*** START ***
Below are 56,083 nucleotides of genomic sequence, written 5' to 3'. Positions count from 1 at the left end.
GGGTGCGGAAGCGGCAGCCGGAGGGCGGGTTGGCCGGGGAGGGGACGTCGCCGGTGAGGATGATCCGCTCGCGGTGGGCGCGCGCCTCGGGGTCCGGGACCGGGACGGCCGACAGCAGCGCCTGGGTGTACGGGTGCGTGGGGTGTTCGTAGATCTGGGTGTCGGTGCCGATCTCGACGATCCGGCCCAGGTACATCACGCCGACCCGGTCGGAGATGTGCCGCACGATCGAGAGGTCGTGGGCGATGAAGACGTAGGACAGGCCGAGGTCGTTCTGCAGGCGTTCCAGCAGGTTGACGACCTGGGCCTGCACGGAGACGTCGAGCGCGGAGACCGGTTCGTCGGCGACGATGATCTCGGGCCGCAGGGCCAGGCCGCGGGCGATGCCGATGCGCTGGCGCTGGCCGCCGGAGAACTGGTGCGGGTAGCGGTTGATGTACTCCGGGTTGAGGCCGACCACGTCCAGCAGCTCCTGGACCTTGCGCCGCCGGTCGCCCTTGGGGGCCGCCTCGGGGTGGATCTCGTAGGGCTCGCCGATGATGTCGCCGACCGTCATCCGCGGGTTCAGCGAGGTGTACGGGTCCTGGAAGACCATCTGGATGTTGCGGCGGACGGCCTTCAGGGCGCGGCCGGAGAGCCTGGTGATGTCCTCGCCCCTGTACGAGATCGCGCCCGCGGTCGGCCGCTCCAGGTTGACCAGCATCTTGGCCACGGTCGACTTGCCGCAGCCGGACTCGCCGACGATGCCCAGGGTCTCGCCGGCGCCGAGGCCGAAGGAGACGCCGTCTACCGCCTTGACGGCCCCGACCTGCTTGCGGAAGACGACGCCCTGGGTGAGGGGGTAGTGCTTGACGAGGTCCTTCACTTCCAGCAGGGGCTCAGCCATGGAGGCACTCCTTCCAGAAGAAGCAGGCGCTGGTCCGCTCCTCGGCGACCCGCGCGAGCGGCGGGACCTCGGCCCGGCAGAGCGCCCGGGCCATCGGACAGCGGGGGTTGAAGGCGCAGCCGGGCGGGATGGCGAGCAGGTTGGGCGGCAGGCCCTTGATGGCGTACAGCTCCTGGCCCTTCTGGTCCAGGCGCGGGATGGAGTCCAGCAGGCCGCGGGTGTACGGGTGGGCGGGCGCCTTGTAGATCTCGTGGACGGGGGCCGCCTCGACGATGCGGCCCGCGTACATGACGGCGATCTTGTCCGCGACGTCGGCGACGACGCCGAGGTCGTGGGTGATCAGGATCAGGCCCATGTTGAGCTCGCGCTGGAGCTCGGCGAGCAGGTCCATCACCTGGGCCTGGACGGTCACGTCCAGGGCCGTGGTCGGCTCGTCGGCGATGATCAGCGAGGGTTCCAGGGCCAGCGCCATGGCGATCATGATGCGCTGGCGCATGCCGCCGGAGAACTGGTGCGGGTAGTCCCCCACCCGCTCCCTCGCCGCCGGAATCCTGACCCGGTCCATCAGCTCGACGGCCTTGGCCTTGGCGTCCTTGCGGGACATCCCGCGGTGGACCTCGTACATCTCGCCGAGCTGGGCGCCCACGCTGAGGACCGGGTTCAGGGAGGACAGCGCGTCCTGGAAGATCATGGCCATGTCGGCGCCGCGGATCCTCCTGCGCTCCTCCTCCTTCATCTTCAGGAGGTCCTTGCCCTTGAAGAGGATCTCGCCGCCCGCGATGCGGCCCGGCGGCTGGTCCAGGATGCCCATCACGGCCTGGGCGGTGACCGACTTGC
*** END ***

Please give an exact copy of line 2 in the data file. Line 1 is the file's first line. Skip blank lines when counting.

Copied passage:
GGGTGCGGAAGCGGCAGCCGGAGGGCGGGTTGGCCGGGGAGGGGACGTCGCCGGTGAGGATGATCCGCTCGCGGTGGGCGCGCGCCTCGGGGTCCGGGACCGGGACGGCCGACAGCAGCGCCTGGGTGTACGGGTGCGTGGGGTGTTCGTAGATCTGGGTGTCGGTGCCGATCTCGACGATCCGGCCCAGGTACATCACGCCGACCCGGTCGGAGATGTGCCGCACGATCGAGAGGTCGTGGGCGATGAAGACGTAGGACAGGCCGAGGTCGTTCTGCAGGCGTTCCAGCAGGTTGACGACCTGGGCCTGCACGGAGACGTCGAGCGCGGAGACCGGTTCGTCGGCGACGATGATCTCGGGCCGCAGGGCCAGGCCGCGGGCGATGCCGATGCGCTGGCGCTGGCCGCCGGAGAACTGGTGCGGGTAGCGGTTGATGTACTCCGGGTTGAGGCCGACCACGTCCAGCAGCTCCTGGACCTTGCGCCGCCGGTCGCCCTTGGGGGCCGCCTCGGGGTGGATCTCGTAGGGCTCGCCGATGATGTCGCCGACCGTCATCCGCGGGTTCAGCGAGGTGTACGGGTCCTGGAAGACCATCTGGATGTTGCGGCGGACGGCCTTCAGGGCGCGGCCGGAGAGCCTGGTGATGTCCTCGCCCCTGTACGAGATCGCGCCCGCGGTCGGCCGCTCCAGGTTGACCAGCATCTTGGCCACGGTCGACTTGCCGCAGCCGGACTCGCCGACGATGCCCAGGGTCTCGCCGGCGCCGAGGCCGAAGGAGACGCCGTCTACCGCCTTGACGGCCCCGACCTGCTTGCGGAAGACGACGCCCTGGGTGAGGGGGTAGTGCTTGACGAGGTCCTTCACTTCCAGCAGGGGCTCAGCCATGGAGGCACTCCTTCCAGAAGAAGCAGGCGCTGGTCCGCTCCTCGGCGACCCGCGCGAGCGGCGGGACCTCGGCCCGGCAGAGCGCCCGGGCCATCGGACAGCGGGGGTTGAAGGCGCAGCCGGGCGGGATGGCGAGCAGGTTGGGCGGCAGGCCCTTGATGGCGTACAGCTCCTGGCCCTTCTGGTCCAGGCGCGGGATGGAGTCCAGCAGGCCGCGGGTGTACGGGTGGGCGGGCGCCTTGTAGATCTCGTGGACGGGGGCCGCCTCGACGATGCGGCCCGCGTACATGACGGCGATCTTGTCCGCGACGTCGGCGACGACGCCGAGGTCGTGGGTGATCAGGATCAGGCCCATGTTGAGCTCGCGCTGGAGCTCGGCGAGCAGGTCCATCACCTGGGCCTGGACGGTCACGTCCAGGGCCGTGGTCGGCTCGTCGGCGATGATCAGCGAGGGTTCCAGGGCCAGCGCCATGGCGATCATGATGCGCTGGCGCATGCCGCCGGAGAACTGGTGCGGGTAGTCCCCCACCCGCTCCCTCGCCGCCGGAATCCTGACCCGGTCCATCAGCTCGACGGCCTTGGCCTTGGCGTCCTTGCGGGACATCCCGCGGTGGACCTCGTACATCTCGCCGAGCTGGGCGCCCACGCTGAGGACCGGGTTCAGGGAGGACAGCGCGTCCTGGAAGATCATGGCCATGTCGGCGCCGCGGATCCTCCTGCGCTCCTCCTCCTTCATCTTCAGGAGGTCCTTGCCCTTGAAGAGGATCTCGCCGCCCGCGATGCGGCCCGGCGGCTGGTCCAGGATGCCCATCACGGCCTGGGCGGTGACCGACTTGC